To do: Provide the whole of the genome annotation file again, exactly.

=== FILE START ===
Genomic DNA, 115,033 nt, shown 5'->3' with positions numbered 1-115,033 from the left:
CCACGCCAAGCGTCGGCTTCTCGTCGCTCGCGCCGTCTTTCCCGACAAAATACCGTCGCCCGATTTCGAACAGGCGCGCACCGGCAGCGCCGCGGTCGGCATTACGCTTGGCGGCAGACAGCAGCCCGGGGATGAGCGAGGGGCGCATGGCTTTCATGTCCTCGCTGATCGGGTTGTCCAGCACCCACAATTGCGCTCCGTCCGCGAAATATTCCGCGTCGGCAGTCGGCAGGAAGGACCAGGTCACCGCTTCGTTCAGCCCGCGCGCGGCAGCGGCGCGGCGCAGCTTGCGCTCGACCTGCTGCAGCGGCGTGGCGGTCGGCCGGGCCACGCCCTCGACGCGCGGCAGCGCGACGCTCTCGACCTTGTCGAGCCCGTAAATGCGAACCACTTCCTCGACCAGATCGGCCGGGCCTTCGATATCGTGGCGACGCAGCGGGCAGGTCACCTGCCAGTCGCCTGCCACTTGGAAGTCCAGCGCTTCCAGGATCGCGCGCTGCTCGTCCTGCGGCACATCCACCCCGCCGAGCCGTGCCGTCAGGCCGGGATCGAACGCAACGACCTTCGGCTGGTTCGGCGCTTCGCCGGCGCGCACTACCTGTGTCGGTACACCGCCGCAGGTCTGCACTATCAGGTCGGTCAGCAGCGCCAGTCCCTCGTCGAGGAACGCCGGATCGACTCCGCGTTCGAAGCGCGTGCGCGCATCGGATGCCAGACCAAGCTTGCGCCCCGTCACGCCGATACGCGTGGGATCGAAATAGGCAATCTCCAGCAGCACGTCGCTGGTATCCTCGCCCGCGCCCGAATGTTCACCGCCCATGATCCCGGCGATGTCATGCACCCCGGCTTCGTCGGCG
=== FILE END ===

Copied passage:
Genomic DNA, 115,033 nt, shown 5'->3' with positions numbered 1-115,033 from the left:
CCACGCCAAGCGTCGGCTTCTCGTCGCTCGCGCCGTCTTTCCCGACAAAATACCGTCGCCCGATTTCGAACAGGCGCGCACCGGCAGCGCCGCGGTCGGCATTACGCTTGGCGGCAGACAGCAGCCCGGGGATGAGCGAGGGGCGCATGGCTTTCATGTCCTCGCTGATCGGGTTGTCCAGCACCCACAATTGCGCTCCGTCCGCGAAATATTCCGCGTCGGCAGTCGGCAGGAAGGACCAGGTCACCGCTTCGTTCAGCCCGCGCGCGGCAGCGGCGCGGCGCAGCTTGCGCTCGACCTGCTGCAGCGGCGTGGCGGTCGGCCGGGCCACGCCCTCGACGCGCGGCAGCGCGACGCTCTCGACCTTGTCGAGCCCGTAAATGCGAACCACTTCCTCGACCAGATCGGCCGGGCCTTCGATATCGTGGCGACGCAGCGGGCAGGTCACCTGCCAGTCGCCTGCCACTTGGAAGTCCAGCGCTTCCAGGATCGCGCGCTGCTCGTCCTGCGGCACATCCACCCCGCCGAGCCGTGCCGTCAGGCCGGGATCGAACGCAACGACCTTCGGCTGGTTCGGCGCTTCGCCGGCGCGCACTACCTGTGTCGGTACACCGCCGCAGGTCTGCACTATCAGGTCGGTCAGCAGCGCCAGTCCCTCGTCGAGGAACGCCGGATCGACTCCGCGTTCGAAGCGCGTGCGCGCATCGGATGCCAGACCAAGCTTGCGCCCCGTCACGCCGATACGCGTGGGATCGAAATAGGCAATCTCCAGCAGCACGTCGCTGGTATCCTCGCCCGCGCCCGAATGTTCACCGCCCATGATCCCGGCGATGTCATGCACCCCGGCTTCGTCGGCG